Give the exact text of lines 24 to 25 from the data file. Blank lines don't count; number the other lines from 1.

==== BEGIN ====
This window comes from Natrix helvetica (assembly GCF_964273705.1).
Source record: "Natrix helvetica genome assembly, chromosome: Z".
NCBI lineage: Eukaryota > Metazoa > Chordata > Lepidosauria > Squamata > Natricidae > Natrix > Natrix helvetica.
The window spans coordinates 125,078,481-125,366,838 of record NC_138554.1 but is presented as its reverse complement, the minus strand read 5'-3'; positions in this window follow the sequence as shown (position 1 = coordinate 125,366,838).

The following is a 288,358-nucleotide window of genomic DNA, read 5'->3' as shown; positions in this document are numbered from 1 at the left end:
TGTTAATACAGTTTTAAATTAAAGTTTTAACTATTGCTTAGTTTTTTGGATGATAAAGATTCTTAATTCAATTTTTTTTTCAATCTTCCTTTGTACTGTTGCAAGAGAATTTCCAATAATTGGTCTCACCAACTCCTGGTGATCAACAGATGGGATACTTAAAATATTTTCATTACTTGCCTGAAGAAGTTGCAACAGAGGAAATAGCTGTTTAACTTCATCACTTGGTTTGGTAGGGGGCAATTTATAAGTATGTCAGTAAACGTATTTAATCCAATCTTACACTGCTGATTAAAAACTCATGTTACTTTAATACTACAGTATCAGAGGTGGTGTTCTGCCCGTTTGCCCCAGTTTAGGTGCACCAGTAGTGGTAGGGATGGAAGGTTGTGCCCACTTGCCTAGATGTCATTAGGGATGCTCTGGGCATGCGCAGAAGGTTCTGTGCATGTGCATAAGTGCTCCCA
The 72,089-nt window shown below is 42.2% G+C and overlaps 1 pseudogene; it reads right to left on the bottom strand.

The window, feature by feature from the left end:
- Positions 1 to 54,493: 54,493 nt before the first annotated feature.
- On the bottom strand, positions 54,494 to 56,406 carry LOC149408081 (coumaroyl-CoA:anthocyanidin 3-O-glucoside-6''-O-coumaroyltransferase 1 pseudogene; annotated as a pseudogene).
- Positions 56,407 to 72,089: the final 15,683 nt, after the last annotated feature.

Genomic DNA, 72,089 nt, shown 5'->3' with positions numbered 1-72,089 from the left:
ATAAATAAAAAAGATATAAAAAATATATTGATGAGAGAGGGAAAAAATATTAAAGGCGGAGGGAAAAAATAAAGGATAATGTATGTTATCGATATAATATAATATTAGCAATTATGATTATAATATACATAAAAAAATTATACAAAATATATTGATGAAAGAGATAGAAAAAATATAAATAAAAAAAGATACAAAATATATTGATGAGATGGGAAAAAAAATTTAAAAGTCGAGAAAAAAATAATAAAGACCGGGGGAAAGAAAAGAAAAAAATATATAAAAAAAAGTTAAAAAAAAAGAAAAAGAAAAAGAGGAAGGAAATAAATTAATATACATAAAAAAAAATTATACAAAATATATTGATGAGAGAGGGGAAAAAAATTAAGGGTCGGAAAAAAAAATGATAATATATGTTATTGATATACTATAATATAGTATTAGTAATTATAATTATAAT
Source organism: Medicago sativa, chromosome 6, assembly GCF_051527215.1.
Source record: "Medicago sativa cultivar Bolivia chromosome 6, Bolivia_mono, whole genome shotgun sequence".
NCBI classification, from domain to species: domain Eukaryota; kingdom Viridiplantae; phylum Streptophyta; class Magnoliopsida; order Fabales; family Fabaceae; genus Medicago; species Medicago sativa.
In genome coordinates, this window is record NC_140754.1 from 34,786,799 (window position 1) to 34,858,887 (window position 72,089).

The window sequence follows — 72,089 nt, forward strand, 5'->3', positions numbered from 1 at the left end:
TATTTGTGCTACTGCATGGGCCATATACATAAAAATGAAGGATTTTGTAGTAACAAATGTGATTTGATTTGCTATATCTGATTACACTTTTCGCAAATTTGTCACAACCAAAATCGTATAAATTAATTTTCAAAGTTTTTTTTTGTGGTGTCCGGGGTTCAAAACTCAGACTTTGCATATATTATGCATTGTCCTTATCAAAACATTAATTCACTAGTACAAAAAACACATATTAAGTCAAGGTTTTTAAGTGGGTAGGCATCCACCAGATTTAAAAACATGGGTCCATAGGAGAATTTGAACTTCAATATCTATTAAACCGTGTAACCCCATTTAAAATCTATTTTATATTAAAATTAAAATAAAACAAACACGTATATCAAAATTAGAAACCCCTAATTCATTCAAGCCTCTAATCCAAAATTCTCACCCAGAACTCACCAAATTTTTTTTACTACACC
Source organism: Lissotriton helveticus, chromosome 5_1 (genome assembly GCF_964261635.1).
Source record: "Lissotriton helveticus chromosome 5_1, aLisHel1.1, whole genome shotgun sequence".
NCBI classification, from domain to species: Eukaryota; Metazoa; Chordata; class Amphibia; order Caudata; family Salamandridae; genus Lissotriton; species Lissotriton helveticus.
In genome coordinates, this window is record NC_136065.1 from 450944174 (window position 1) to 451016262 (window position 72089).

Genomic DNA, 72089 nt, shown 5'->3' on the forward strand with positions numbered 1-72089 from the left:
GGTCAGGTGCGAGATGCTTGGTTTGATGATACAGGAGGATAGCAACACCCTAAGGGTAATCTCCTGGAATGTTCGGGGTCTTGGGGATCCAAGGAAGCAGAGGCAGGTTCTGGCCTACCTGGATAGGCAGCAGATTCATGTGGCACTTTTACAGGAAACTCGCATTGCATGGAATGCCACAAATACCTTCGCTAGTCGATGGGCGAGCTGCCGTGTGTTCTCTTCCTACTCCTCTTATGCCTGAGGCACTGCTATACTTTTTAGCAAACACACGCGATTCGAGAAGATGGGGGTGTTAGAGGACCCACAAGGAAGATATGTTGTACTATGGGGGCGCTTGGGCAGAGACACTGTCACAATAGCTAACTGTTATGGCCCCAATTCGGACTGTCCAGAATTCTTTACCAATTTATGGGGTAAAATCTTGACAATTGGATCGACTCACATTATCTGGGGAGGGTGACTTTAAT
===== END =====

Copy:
Genomic DNA, 72089 nt, shown 5'->3' on the forward strand with positions numbered 1-72089 from the left:
GGTCAGGTGCGAGATGCTTGGTTTGATGATACAGGAGGATAGCAACACCCTAAGGGTAATCTCCTGGAATGTTCGGGGTCTTGGGGATCCAAGGAAGCAGAGGCAGGTTCTGGCCTACCTGGATAGGCAGCAGATTCATGTGGCACTTTTACAGGAAACTCGCATTGCATGGAATGCCACAAATACCTTCGCTAGTCGATGGGCGAGCTGCCGTGTGTTCTCTTCCTACTCCTCTTATGCCTGAGGCACTGCTATACTTTTTAGCAAACACACGCGATTCGAGAAGATGGGGGTGTTAGAGGACCCACAAGGAAGATATGTTGTACTATGGGGGCGCTTGGGCAGAGACACTGTCACAATAGCTAACTGTTATGGCCCCAATTCGGACTGTCCAGAATTCTTTACCAATTTATGGGGTAAAATCTTGACAATTGGATCGACTCACATTATCTGGGGAGGGTGACTTTAAT